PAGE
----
“See how the Lord in his love shows us the way of life. Clothed then with faith and the performance of good works, let us set out on this way, with the Gospel for our guide, that we may deserve to see him who has called us to his kingdom (1 Thess. 2:12).” [Prologue 20-21]
These are, to say the least, trying and difficult times that we are living in. It would also be accurate to say that these are terribly deceptive times. These times aren’t so different from those in which St. Benedict lived. We do have modern amenities that were unknown in his day but the same base realities, those that beckon to direct the course of the moral lives of people, haven’t changed an iota. They’ve been around since the fall of man and will remain with us until the end of time. There are no new sins. There are only old ones repeated over and over.
Benedict, as a good teacher, was always careful to direct his followers toward the Teacher of teachers, toward the one who is the Way of Life and who came to show us the way to life. [John 10:10] The assurance of a safe eternal destination is indeed comforting and we should never lose sight of the fact that either heaven or hell will be the eventual eternal destination of every soul. With an eternal destination in mind it is only right to live respectively in the present. Faith is naturally followed by good works.
What are these good works that naturally follow faith and what are we doing to fulfill them?
There are, first of all, the three eminent good works that we find in Christ’s teachings – prayer, fasting, and almsgiving. There are the several corporal works of mercy – feeding the hungry, giving drink to the thirsty, clothing the naked, visiting the imprisoned, sheltering the homeless, visiting the sick, and burying the dead. There are also the several spiritual works of mercy – admonishing the sinner, instructing the ignorant, counseling the doubtful, comforting the sorrowful, bearing wrongs patiently, forgiving all injuries, and praying for the living and the dead.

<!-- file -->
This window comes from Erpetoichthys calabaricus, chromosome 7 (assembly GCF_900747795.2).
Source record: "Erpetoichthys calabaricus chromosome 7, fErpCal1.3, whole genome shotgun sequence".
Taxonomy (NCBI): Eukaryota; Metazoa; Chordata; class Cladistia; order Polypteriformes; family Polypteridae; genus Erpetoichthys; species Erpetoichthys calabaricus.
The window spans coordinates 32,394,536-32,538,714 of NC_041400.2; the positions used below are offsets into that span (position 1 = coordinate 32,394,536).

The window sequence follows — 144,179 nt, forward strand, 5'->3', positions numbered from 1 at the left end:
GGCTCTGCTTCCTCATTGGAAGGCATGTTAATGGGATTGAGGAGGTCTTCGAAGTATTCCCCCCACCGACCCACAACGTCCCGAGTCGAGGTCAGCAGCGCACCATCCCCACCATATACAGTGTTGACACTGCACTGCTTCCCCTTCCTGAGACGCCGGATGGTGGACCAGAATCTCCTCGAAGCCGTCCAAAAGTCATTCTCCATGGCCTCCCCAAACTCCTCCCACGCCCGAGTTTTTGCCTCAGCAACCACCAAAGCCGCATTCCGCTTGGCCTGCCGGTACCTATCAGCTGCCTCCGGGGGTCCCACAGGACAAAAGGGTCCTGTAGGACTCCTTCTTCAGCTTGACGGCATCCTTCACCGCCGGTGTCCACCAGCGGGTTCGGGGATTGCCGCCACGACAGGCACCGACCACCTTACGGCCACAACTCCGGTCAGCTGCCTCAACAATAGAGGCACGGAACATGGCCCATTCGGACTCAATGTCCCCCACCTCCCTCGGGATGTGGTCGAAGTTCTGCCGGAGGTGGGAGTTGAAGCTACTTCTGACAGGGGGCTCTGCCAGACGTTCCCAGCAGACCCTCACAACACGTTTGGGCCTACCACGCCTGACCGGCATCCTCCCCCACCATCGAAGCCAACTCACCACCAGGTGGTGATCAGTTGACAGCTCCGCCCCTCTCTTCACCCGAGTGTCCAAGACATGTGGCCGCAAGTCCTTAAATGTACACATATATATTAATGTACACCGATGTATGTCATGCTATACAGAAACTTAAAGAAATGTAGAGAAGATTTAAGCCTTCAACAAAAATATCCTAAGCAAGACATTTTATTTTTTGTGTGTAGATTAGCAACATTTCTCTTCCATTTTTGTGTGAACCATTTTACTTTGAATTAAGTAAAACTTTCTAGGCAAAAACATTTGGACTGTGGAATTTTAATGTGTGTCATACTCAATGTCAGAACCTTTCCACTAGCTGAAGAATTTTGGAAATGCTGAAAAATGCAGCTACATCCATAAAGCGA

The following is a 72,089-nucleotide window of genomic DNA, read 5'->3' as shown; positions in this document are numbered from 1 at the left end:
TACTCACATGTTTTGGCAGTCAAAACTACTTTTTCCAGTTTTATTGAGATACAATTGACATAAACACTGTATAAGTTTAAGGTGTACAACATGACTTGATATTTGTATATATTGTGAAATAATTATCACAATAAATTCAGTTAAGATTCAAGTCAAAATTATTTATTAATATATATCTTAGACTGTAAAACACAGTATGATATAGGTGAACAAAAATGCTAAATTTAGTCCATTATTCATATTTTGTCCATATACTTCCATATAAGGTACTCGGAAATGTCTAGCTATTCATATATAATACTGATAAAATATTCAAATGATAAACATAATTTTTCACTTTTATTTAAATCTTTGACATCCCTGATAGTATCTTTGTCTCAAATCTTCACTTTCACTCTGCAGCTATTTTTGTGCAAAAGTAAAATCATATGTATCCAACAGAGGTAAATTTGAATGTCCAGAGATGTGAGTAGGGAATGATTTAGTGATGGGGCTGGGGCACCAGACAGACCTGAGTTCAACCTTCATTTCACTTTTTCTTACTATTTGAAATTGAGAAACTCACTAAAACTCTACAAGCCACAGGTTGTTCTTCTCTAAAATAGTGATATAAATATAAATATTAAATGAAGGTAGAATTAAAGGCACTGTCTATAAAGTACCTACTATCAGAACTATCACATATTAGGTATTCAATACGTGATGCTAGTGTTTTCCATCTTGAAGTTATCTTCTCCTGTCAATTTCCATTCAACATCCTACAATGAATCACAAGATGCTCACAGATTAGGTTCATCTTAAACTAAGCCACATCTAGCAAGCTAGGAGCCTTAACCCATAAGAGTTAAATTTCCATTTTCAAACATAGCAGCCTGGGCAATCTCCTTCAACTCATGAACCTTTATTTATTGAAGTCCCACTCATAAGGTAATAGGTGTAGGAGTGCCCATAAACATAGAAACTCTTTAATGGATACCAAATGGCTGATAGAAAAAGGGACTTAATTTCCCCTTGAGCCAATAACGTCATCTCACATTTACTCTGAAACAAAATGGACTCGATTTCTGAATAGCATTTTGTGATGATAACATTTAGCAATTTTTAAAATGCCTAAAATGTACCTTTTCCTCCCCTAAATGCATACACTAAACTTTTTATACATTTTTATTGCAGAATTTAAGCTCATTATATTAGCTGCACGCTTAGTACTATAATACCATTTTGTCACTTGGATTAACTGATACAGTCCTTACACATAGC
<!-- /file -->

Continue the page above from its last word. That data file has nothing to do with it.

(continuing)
This list of good works, considered as part of an Examination of Conscience from The Fathers of Mercy and stamped with the Imprimi Potest, takes us quickly and directly to where we really are in actually living out the expectations of the teachings of Christ. It is to a selfless life that Christ calls us, one that causes us to grow in and extend the compassion of Christ toward those around us. It is a life centered in Christ and not in ourselves. It is a life of continual conversion as we are confronted with the honest realization of who we are and how we live in light who Christ is and how he lived.
Benedict reminds us that we are called to Christ’s kingdom, that one day we will see him face to face, and that we need to mindfully live in a way in the present that is deserving of his grace and eternal favor.